The ‘little scarecrow’ with untameable hair

The ‘little scarecrow’ with an untameable mane: Youngster with uncombable hair syndrome is often asked if she got her fingers stuck in a socket

  • Holly Wright is affectionately called a scarecrow due to the rare condition
  • It is thought to have 100 sufferers worldwide and affected Albert Einstein
  • The youngster’s thick, wiry frizz attracts attention wherever she goes
  • Cruel strangers ask her mother Emma, 37, if she bothered to brush her hair 
  • Emma worries Holly will be teased and hopes she embraces her uniqueness 
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A mother affectionately calls her daughter ‘a little scarecrow’ due to the youngster having a condition that makes her hair impossible to tame. 

Holly Wright, four, from Northallerton, North Yorkshire, has uncombable hair syndrome, which is thought to affect only 100 people worldwide and counts Albert Einstein as a sufferer.

The youngster’s thick, wiry frizz attracts attention wherever she goes, with some cruel strangers asking her mother Emma, 37, if she bothers to brush her daughter’s hair or if she stuck her fingers in a socket.

Although Holly’s condition has slightly tamed as she has gotten older, maintaining her tresses is still a daily struggle that requires multiple hair products.

Emma, a social worker, worries about her daughter being teased for her hair at school and hopes Holly will embrace her uniqueness.

The mother-of-three said:  I’ll hope she’ll love it for being beautiful and different. She’s a Leo star sign, so I think of it as her little mane.’

Holly Wright is known as ‘a little scarecrow’ due to her hair being impossible to tame

She is thought to have uncombable hair syndrome, which affects 100 people worldwide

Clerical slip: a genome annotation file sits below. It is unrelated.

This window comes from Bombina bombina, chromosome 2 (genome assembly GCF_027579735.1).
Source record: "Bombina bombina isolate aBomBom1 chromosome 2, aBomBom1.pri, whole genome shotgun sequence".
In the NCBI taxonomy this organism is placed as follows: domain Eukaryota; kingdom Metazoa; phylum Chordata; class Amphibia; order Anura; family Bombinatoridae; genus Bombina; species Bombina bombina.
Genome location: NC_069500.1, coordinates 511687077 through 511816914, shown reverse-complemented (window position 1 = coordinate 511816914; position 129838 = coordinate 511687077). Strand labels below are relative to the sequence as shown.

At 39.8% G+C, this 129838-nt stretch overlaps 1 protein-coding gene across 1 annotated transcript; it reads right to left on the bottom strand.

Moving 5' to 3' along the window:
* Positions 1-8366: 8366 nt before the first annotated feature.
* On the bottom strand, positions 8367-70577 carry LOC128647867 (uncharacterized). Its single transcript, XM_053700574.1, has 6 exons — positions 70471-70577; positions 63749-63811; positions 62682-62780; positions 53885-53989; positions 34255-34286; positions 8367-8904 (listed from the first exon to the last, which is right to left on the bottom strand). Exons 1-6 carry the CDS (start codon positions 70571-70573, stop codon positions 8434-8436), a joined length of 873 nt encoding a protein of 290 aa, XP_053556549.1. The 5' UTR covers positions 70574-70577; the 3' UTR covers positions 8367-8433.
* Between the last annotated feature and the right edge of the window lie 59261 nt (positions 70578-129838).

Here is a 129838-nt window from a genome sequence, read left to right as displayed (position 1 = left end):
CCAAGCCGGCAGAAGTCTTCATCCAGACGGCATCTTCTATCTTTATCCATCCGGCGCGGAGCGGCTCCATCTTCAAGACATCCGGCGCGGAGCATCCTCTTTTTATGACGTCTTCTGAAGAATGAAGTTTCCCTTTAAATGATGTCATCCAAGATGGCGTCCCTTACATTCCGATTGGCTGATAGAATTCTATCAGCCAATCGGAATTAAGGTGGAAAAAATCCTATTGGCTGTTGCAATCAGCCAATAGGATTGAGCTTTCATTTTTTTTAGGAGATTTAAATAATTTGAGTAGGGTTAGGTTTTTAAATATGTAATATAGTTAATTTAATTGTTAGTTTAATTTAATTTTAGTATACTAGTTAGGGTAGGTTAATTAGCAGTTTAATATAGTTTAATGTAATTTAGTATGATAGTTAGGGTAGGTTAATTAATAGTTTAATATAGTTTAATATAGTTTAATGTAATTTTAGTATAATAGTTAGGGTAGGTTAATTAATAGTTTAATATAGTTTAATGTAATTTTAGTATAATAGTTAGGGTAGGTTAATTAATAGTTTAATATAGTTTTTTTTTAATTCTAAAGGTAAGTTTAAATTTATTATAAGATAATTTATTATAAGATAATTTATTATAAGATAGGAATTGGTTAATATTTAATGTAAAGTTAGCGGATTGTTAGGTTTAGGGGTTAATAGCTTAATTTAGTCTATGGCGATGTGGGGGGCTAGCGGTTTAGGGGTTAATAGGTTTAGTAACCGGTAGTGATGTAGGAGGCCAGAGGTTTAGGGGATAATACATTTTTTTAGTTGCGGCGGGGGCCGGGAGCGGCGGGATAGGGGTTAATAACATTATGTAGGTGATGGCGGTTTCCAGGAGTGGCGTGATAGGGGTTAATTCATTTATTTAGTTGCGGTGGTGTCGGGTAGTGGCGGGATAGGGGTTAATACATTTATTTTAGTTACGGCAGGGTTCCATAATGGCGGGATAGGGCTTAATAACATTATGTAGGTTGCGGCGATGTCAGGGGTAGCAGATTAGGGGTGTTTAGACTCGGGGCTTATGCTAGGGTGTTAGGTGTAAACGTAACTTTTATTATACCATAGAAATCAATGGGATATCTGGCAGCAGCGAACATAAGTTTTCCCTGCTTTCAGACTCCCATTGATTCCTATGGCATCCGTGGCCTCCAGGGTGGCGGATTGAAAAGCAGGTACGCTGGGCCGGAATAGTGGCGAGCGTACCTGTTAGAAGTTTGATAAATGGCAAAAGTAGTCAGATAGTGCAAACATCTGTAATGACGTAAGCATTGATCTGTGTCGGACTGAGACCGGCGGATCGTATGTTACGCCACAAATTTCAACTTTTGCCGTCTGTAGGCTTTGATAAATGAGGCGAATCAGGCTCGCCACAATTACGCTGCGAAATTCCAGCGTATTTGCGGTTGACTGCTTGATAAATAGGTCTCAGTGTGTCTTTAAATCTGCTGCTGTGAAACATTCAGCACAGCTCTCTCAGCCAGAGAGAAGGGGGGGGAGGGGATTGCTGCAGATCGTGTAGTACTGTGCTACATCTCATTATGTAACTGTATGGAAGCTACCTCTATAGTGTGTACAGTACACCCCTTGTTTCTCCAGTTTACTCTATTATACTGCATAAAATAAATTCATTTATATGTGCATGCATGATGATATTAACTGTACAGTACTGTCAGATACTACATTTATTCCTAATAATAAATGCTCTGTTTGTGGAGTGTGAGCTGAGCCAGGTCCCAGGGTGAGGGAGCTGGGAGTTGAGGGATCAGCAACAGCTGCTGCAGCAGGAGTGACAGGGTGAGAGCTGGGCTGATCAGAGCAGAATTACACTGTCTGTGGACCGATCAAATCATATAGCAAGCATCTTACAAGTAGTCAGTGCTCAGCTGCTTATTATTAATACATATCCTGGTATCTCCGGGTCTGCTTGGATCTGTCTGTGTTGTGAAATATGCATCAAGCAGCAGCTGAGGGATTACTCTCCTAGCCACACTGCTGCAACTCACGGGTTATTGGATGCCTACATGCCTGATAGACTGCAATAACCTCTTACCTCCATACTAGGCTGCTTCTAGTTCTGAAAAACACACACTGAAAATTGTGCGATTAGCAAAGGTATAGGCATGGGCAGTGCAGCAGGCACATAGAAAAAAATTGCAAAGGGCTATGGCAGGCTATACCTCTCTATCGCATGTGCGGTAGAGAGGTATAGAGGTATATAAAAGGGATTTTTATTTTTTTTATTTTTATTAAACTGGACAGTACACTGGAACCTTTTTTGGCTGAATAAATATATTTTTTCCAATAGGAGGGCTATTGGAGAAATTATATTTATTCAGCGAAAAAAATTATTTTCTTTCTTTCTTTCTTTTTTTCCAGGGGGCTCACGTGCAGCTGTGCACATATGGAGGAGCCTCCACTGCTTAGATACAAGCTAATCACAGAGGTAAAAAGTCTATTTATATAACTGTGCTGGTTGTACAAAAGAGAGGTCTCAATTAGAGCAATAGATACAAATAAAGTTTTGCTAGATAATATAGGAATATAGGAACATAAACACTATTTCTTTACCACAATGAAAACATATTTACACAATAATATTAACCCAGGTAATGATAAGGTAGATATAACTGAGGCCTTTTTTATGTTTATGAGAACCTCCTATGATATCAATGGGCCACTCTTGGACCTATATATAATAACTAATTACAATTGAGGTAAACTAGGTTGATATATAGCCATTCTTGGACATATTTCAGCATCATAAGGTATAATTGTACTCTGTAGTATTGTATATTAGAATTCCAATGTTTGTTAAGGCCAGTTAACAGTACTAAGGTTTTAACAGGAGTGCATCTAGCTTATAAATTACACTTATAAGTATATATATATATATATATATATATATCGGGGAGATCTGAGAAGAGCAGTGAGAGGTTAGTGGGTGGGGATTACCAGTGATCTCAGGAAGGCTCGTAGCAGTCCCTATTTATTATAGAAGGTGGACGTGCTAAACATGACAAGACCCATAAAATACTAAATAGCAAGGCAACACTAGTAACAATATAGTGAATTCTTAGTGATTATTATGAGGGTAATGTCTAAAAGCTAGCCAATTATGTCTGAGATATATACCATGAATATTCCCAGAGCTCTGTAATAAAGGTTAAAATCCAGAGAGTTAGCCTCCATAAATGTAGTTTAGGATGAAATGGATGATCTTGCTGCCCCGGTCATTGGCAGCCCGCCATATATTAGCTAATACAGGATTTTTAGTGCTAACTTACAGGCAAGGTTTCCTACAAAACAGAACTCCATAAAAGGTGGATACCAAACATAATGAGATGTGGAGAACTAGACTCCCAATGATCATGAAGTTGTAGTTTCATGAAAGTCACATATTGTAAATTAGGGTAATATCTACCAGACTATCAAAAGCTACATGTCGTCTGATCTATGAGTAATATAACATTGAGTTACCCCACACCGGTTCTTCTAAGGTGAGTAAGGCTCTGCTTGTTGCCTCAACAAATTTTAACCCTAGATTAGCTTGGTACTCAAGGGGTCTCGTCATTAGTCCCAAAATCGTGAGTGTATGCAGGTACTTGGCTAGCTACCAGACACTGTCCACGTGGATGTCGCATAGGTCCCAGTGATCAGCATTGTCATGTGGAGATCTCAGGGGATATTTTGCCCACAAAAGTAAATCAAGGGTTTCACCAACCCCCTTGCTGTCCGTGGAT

Her mother Emma (pictured), 37, hopes Holly will embrace her uniqueness 

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Uncombable hair syndrome is a rare inherited disorder that causes locks to stand up from the roots and not be flattened.

Such hair is usually silvery-blond or straw colored.

The hair usually appears between three and 12 months of age.

In rare cases, the syndrome has occurred alongside bone and eye abnormalities.

The syndrome usually resolves or improves at the onset of puberty.

It may be more manageable through applying conditioners and using soft brushes. 

Source: Genetic and rare diseases information center 

‘It sticks out at every angle’      

Holly was born with dark hair, which fell out as she grew to be replaced with wiry frizz. 

Emma, who also has two-year-old twins Daniel and Charlie, who do not have the condition, said: ‘It was like duck fluff. It stuck out at every angle.’

She assumed her daughter’s hair simply had a different texture to the rest of the family’s and joined some Facebook groups for advice on how to care for unruly curls.

One post was by an individual with uncombable hair syndrome, which made Emma wonder if Holly may have the same condition.

Emma said: ‘I researched it and, when I saw the pictures, I literally thought it was Holly. I thought someone had nicked her photo. 

‘It’s uncanny how similar the children with the condition look.